and the teachers with alternative teaching modes. Children got to work in groups, in pairs and also individually which in a nutshell allowed children to work on leadership skills, interaction skills, public speaking skills and also skills that enable them to think out of the box... which many parents have emphasized our local children lack due to the then labeled as the stifling-textbook-manner of teaching children. Cookie cutter mode some said. This opening up to parents was definitely a new thing for us and a big hit with most parents as schools are usually seen as a closed-door instituition. With Teach Less parents also get to learn more about what's being carried out in our children's classes & how they are being assessed. 

Show & Tell... Project Work... Charity Work... Exhibitions... IT Learning... Field Trips/Learning Journeys… Class Presentations... Stage Performances.. 

The above were a few of the new ideas my child and i have enjoyed with this Teach Less method in place. Did it meet our expectations? In our 
opinion, YES! My child loved school... looked forward going to school and absorbed all the fun ideas without so much as having to study for exams.. but study to really learn... and not just classroom textbook based lessons 
but also out of classroom experiences that they truly enjoyed. Children got to work in the garden for early science exposure, went to the Science Ctr for follow-up and submitted a group project for class presentation and 
finally showcased their ideas with a mini exhibition. Yes... my little girl actually did all that. And learnt so much from the experiences... This would not have been possible if the education system kept to its old school whiteboard-based learning where the teachers are always rushing to finish the curriculum and pile children with endless homeworks that they in turn have to mark, which adds to their list of to-dos as well.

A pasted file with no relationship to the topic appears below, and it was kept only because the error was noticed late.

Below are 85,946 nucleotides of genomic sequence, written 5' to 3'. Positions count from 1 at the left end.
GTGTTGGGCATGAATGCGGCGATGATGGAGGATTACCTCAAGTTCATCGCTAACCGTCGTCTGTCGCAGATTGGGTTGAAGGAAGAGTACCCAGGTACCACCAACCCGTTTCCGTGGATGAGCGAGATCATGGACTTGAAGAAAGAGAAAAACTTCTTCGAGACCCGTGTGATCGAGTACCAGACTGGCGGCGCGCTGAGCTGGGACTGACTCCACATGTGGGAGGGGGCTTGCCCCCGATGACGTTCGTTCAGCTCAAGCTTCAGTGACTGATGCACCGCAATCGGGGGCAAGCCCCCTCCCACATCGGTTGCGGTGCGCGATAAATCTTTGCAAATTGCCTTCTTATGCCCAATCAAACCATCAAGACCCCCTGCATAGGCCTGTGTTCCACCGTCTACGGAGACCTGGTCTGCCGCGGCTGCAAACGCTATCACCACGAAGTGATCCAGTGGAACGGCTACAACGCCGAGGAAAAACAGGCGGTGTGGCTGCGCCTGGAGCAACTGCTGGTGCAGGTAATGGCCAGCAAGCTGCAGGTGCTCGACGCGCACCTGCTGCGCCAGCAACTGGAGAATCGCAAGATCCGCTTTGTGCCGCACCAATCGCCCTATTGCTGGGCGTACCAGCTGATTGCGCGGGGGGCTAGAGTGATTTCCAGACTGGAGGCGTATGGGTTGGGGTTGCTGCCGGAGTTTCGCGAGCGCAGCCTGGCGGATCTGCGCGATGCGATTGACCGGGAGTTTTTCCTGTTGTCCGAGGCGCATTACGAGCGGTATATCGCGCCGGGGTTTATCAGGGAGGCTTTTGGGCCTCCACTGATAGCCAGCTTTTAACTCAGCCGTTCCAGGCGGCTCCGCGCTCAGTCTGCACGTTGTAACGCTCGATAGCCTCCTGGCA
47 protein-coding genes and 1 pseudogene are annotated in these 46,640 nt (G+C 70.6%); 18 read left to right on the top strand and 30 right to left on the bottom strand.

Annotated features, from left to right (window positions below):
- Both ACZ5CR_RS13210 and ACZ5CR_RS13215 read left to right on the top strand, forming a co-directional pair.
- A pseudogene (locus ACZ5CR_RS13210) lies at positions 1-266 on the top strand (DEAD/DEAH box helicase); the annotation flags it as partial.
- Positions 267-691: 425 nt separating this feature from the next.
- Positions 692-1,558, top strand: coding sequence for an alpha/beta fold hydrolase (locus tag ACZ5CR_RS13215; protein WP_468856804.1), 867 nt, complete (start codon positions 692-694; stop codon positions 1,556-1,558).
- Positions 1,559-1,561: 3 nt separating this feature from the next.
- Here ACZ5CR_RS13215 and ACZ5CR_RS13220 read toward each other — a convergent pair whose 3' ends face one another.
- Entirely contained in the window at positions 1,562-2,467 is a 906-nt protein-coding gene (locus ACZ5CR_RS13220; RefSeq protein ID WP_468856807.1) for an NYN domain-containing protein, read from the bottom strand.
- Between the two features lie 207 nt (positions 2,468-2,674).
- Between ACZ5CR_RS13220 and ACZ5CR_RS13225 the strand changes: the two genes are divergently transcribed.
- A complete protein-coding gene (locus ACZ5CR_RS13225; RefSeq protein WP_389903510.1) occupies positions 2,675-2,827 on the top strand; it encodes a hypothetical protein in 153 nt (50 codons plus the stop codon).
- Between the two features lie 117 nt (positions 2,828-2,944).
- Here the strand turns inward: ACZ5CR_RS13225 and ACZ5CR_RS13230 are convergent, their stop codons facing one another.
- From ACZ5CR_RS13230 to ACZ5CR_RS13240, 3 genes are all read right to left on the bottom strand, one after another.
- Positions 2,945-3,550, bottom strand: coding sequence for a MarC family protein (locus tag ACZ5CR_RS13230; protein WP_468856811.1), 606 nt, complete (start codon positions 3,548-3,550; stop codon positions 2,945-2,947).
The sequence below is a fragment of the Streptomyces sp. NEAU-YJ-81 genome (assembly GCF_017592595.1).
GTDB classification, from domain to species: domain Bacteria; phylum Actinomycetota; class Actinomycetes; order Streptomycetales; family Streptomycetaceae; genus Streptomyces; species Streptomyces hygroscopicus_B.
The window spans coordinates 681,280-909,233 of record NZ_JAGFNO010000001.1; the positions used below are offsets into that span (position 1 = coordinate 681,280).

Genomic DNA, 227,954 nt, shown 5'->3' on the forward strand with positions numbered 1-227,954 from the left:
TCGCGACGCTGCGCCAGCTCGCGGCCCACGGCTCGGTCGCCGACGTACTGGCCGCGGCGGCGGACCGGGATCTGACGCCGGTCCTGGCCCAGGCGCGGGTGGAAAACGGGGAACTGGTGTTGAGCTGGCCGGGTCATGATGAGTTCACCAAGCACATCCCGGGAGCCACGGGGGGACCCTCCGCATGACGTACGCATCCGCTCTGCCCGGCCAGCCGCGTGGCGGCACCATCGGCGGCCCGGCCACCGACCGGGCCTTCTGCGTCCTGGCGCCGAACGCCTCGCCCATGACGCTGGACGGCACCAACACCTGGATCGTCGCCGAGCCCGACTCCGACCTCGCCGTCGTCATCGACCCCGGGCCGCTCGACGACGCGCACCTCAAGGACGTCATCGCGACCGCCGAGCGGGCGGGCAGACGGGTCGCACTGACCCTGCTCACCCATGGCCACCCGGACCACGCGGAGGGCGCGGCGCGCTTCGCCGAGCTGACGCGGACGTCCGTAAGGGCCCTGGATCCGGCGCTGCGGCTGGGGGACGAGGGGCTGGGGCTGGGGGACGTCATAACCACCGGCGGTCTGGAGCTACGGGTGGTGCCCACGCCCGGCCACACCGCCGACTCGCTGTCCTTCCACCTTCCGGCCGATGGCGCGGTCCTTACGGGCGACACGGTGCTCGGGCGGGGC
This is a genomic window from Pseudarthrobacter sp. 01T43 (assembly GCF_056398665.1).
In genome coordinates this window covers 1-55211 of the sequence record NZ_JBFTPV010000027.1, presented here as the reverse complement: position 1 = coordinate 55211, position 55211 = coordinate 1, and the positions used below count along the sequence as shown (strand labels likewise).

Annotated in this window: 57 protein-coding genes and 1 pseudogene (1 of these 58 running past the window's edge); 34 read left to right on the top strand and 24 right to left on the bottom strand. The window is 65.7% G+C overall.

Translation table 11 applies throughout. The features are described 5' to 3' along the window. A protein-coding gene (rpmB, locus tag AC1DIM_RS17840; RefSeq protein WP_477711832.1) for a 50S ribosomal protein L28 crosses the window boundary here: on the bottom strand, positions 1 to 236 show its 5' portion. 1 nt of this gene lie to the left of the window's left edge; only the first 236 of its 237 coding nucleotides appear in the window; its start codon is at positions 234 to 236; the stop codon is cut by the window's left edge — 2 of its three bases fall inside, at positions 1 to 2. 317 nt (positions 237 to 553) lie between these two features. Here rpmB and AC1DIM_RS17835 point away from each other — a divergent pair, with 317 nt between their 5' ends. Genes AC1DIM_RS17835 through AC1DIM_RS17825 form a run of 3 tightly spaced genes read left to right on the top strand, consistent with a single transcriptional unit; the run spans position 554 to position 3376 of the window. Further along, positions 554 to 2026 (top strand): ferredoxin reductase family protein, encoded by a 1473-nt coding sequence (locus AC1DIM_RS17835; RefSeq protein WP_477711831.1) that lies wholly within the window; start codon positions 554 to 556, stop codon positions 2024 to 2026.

For Language, children got to visit the library more often as classes take turns to sit down and watch drama skits... participate in drama classes... listen to story-tellers... exposed to more books and yes get opportunities to tell about the books they read (the teachers introduce books appropriate for their level) and also get to rate how interesting the books are based on their genre of interest. Funny books and retold stories got the most thumbs up, so i've heard. :wink: 

Parents enjoyed Reading Night where all of us 
came with our books and picnic mats and snacks... crowded the school hall to listen to engaging story-tellers from the National Library... be awestruck by the children's performances and choral reading based on the 
Stellar books covered for the term... a lotta work i tell you, but... our children learn. Grammar contents were covered by the given Stellar worksheets and more from teacher-prepared materials that encompassed the specific grammar rules that was to be covered in the curriculum plan handed out to parents during the first term. 

Children were assessed based on classroom participation, how they behave, how they helped peers and teachers alike, how they understood what was delivered in and outside of the classroom, topical papers based on monthly theme/book (etc... etc...) too many to name but in short everyone gets to shine and excel in the attributes-variant where it isn't just paper based.. But yes... Teachers are still expected to cover the curriculum proper ie. textbooks & activity/workbooks on top of all those fun activities. 

Gotta end this sharing here for now for i gotta fetch my DD1 from supplementary class which is another fun extra the sch is providing... will share more if my sharings can provide the different perspective to what TLLM has to offer. 

To end this sharing, my girls and i evaluated the method... and the end result? Did they really learn more? 

Happy to note, i got a resounding YESSSS! 

PS : As with any human-reliant industry... it is with profound knowledge that we all know "the teacher" plays a huuuuge part in ensuring this TLLM method to be a successful one. While there are still way too many teachers who do indeed go bo-chap on us and the children 
(yes, i have experience and can really shame the teacher if i really want to.. :x) it's only fair that we give due credit to the ones who truly truly truly and relentlessly make it work... and in my case... it worked big time! :celebrate: